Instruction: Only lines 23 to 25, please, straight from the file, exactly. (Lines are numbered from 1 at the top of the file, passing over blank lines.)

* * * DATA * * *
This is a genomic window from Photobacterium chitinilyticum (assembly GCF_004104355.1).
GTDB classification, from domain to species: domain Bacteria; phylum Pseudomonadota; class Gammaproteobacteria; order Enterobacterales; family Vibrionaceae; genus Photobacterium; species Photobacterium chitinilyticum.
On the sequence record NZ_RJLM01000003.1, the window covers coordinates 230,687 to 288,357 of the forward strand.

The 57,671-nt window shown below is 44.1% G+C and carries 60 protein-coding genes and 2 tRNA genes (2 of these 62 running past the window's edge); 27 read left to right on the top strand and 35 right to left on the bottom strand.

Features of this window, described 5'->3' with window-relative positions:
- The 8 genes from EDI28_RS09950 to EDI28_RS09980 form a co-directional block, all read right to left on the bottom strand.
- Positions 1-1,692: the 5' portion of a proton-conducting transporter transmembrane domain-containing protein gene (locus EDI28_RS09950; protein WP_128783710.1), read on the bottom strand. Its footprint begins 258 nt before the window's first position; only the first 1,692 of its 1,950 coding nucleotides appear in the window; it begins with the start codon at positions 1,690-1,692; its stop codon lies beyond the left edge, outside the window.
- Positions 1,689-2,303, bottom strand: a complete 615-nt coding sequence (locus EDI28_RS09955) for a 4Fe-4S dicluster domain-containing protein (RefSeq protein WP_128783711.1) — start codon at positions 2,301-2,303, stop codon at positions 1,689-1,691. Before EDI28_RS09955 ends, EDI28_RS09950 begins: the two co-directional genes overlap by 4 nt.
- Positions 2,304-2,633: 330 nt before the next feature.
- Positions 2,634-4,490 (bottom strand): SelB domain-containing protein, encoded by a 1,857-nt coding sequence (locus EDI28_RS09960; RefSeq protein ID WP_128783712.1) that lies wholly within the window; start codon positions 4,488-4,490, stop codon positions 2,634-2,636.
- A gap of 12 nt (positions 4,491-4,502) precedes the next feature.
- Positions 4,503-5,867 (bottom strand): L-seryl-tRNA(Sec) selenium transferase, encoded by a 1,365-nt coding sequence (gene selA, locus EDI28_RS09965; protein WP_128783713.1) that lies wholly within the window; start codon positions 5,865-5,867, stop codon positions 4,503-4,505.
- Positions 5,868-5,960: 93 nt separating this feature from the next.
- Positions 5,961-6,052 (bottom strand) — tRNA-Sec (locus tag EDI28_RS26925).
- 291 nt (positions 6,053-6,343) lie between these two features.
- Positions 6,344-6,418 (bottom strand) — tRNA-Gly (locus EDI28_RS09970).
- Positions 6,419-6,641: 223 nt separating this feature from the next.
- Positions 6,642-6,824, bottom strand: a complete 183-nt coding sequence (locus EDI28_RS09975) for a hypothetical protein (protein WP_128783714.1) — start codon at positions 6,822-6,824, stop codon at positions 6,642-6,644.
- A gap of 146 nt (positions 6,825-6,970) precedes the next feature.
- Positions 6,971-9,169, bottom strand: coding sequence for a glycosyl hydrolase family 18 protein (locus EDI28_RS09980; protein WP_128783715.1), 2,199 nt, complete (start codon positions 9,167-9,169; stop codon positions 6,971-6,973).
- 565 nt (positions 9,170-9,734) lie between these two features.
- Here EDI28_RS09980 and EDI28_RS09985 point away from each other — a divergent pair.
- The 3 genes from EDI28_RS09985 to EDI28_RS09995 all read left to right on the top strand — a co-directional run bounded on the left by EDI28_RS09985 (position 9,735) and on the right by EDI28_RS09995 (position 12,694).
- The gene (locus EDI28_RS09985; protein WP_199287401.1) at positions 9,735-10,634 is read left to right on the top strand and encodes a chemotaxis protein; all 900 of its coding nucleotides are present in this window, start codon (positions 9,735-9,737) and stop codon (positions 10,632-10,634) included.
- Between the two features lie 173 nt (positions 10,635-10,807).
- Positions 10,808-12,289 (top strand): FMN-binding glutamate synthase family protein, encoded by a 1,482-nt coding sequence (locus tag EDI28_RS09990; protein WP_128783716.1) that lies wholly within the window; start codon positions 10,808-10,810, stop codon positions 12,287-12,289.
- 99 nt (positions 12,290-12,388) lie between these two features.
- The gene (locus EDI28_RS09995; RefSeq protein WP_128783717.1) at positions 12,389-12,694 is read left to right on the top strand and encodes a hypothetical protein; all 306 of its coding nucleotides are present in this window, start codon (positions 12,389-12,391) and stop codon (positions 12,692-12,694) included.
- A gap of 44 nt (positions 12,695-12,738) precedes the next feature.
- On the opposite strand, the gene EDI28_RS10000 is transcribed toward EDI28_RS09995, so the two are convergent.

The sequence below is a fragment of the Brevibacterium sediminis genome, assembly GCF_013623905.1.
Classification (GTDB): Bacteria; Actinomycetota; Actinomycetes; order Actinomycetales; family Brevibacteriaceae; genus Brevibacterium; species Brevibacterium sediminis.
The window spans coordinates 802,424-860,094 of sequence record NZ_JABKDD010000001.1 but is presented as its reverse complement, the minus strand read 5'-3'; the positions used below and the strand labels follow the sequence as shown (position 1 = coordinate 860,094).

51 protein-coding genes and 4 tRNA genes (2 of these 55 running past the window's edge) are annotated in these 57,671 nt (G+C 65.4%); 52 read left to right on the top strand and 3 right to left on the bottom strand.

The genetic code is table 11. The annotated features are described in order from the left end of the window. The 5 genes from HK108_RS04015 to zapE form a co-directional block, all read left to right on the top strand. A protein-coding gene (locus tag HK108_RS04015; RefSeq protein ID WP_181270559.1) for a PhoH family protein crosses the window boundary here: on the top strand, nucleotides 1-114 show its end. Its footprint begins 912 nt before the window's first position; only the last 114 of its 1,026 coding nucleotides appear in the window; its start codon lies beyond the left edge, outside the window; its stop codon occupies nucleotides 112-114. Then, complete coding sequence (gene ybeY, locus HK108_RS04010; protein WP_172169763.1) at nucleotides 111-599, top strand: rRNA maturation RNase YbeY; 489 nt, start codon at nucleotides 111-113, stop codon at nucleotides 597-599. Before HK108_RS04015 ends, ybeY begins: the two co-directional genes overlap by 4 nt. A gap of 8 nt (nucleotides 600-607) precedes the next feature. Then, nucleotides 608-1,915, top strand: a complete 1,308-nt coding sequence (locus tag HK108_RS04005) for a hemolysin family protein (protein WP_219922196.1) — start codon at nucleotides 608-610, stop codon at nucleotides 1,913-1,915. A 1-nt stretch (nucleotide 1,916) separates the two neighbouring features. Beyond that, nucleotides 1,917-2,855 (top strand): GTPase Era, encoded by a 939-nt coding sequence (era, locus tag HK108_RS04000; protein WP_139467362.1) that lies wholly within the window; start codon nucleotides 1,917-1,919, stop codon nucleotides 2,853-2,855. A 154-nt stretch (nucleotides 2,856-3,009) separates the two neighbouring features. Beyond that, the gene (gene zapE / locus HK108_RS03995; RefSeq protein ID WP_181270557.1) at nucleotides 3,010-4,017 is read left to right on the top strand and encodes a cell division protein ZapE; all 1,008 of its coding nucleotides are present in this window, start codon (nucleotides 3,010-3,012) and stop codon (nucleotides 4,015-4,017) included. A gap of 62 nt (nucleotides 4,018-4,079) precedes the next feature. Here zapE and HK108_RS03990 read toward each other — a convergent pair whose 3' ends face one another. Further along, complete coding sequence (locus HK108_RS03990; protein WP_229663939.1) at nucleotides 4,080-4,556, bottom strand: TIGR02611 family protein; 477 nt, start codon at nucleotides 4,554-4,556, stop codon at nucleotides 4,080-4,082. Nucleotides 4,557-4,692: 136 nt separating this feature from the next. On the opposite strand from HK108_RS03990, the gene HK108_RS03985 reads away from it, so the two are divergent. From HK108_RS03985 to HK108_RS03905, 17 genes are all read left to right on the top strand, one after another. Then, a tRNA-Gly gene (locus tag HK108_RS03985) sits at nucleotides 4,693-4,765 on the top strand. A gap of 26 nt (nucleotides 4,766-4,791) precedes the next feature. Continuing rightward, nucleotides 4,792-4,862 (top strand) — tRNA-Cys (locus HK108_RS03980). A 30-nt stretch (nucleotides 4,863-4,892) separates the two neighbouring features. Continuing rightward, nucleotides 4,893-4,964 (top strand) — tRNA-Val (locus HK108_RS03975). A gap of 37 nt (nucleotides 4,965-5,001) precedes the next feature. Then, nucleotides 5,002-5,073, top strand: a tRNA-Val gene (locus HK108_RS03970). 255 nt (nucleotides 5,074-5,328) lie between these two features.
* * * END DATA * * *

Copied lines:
- The 3 genes from EDI28_RS09985 to EDI28_RS09995 all read left to right on the top strand — a co-directional run bounded on the left by EDI28_RS09985 (position 9,735) and on the right by EDI28_RS09995 (position 12,694).
- The gene (locus EDI28_RS09985; protein WP_199287401.1) at positions 9,735-10,634 is read left to right on the top strand and encodes a chemotaxis protein; all 900 of its coding nucleotides are present in this window, start codon (positions 9,735-9,737) and stop codon (positions 10,632-10,634) included.
- Between the two features lie 173 nt (positions 10,635-10,807).